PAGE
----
Giving Compass' Take:

• Ahead of Global Citizen Festival: Mandela 100, Global Citizen discusses some of the advocates that are working to improve lives in sub-Saharan Africa, including the Water Supply & Sanitation Collaborative Council, helping to improve menstrual health for school-age girls.

• What can we do to improve local organizations, such as the ones mentioned in this piece? How big a role does sanitation play in global development?

• Learn more about South African philanthropy here.

Throughout sub-Saharan Africa, more than 1 in 10 girls miss up to 20% of the school year because of their periods. In South Africa, that means more than 200,000 girls are missing large amounts of time at school. These girls often don’t have access to sanitary pads, resorting to using materials like rags, newspapers, or bark to manage their periods.

Other times, they’re deterred from going to school because of pervasive cultural stigmas that prevent menstruating girls from touching water or cooking, going to religious ceremonies, participating in community events, and more, according to the United Nations Population Fund. Menstruation also keeps many women from participating in the workforce.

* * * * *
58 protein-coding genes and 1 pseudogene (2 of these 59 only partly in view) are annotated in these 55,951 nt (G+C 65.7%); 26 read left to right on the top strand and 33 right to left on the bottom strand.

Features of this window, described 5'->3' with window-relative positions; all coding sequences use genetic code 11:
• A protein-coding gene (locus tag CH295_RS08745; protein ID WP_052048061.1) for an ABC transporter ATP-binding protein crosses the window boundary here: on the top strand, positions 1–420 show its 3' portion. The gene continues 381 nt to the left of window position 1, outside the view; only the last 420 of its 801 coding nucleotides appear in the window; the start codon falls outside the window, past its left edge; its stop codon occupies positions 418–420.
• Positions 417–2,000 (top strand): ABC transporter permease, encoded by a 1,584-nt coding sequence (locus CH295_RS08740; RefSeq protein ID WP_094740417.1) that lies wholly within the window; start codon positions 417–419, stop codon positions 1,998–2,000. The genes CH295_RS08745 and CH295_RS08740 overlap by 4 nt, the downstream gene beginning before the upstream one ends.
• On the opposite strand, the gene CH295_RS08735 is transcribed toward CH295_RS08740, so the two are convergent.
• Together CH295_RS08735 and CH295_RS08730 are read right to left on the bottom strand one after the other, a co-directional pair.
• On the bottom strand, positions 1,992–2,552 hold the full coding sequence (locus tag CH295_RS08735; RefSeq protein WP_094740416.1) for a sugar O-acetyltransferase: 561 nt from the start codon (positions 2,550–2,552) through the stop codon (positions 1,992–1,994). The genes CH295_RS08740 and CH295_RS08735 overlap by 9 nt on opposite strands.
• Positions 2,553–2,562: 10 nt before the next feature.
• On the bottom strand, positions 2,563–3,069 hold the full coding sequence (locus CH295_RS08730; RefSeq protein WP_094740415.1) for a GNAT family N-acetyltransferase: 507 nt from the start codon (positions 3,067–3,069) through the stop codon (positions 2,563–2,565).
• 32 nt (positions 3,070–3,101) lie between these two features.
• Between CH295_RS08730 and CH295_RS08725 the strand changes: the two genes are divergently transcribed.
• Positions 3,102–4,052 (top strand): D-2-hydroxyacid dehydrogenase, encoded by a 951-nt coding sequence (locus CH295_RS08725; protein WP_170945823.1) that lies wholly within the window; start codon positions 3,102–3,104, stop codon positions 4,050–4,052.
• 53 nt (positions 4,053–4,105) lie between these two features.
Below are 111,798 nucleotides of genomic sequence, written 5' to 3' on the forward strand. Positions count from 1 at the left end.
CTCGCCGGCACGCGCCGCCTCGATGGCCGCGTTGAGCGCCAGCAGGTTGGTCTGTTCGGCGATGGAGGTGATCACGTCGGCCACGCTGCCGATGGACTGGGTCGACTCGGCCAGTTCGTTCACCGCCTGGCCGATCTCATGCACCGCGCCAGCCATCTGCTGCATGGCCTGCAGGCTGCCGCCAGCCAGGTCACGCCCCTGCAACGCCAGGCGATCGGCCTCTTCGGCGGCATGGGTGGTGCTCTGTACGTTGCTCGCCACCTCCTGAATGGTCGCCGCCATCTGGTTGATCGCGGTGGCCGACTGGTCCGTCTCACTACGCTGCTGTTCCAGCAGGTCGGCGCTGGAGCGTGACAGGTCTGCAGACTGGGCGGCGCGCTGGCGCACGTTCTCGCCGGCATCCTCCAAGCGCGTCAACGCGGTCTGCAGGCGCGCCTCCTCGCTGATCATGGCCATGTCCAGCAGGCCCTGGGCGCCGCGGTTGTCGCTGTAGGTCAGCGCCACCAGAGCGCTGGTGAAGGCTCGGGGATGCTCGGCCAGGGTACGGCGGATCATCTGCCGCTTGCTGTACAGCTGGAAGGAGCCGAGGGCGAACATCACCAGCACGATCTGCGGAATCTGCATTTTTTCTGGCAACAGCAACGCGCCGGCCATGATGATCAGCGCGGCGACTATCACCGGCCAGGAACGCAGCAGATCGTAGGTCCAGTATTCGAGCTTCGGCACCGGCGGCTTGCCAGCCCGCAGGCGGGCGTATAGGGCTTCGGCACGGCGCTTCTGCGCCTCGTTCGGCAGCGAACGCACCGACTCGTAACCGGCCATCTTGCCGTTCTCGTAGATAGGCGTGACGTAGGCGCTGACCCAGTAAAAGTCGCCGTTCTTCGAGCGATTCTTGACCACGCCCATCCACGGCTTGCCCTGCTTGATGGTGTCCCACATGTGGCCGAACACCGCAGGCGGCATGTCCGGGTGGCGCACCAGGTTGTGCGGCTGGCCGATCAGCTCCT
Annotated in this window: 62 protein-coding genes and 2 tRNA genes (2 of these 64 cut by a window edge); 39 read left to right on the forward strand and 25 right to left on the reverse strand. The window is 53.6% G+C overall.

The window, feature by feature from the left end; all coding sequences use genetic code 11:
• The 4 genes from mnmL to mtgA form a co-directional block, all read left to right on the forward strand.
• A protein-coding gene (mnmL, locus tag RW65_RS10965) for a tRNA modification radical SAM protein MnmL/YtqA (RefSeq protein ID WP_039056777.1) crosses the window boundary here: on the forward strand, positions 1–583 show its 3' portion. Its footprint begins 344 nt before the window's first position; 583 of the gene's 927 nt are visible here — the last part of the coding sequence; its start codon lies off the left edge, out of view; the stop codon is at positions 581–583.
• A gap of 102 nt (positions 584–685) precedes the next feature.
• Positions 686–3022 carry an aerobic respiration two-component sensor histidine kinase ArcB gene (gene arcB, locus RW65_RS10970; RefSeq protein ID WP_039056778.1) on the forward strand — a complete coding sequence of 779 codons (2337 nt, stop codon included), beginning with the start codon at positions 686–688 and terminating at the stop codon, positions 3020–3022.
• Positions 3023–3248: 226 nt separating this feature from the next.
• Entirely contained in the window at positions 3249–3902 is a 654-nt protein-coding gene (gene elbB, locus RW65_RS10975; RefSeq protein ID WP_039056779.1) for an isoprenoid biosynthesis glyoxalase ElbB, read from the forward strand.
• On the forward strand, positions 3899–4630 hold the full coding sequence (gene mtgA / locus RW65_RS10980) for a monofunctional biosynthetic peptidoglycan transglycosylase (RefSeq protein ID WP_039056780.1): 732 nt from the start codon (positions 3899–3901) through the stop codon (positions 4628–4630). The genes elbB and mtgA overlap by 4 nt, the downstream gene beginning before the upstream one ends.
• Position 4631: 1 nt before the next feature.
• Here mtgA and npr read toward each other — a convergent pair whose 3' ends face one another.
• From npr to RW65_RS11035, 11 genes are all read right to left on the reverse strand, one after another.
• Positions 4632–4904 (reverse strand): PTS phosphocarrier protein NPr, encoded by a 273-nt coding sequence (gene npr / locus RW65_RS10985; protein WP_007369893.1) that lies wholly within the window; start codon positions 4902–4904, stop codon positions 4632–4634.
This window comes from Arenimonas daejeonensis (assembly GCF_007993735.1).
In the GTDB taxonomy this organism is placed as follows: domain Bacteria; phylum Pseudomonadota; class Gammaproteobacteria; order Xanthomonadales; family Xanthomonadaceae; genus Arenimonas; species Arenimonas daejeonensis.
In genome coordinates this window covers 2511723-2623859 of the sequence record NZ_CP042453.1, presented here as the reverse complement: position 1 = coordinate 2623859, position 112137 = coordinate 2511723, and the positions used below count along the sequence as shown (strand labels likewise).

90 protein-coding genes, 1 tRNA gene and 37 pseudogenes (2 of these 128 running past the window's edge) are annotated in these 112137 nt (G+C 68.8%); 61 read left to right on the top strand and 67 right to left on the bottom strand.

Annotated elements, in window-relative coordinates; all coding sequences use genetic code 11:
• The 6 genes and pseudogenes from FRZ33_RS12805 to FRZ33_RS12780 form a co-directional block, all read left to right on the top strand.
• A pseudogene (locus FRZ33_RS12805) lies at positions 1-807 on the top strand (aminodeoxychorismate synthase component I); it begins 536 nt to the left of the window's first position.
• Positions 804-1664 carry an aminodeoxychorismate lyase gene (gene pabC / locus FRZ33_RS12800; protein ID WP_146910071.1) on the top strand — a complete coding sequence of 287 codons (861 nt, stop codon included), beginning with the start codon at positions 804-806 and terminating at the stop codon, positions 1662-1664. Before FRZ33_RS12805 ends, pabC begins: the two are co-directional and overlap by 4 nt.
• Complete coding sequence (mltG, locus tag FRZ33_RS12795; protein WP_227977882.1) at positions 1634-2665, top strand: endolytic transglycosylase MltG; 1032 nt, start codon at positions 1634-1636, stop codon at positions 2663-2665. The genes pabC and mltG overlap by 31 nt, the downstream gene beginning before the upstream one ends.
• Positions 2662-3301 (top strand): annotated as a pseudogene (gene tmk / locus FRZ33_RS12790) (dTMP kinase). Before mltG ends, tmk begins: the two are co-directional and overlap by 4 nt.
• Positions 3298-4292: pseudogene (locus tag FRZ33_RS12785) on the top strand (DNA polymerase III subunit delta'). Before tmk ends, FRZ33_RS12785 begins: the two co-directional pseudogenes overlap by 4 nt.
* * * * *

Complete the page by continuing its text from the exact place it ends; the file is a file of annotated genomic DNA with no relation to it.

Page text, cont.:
The Water Supply & Sanitation Collaborative Council (WSSCC) and Menstrual Hygiene Day — a global advocacy platform that brings together the voices and actions of nonprofits, government agencies, individuals, the private sector and the media to promote good menstrual hygiene management (MHM) for all women and girls — have played an important role in advising Global Citizen.

This specifically includes our call to action for the South African government to fund free pads for people in need, ensure safe toilets by 2020, and introduce quality lessons on menstrual health in schools nationwide, and to end the tax on menstrual hygiene products.

Read the full article about driving impact in South Africa by Neha Shah at Global Citizen.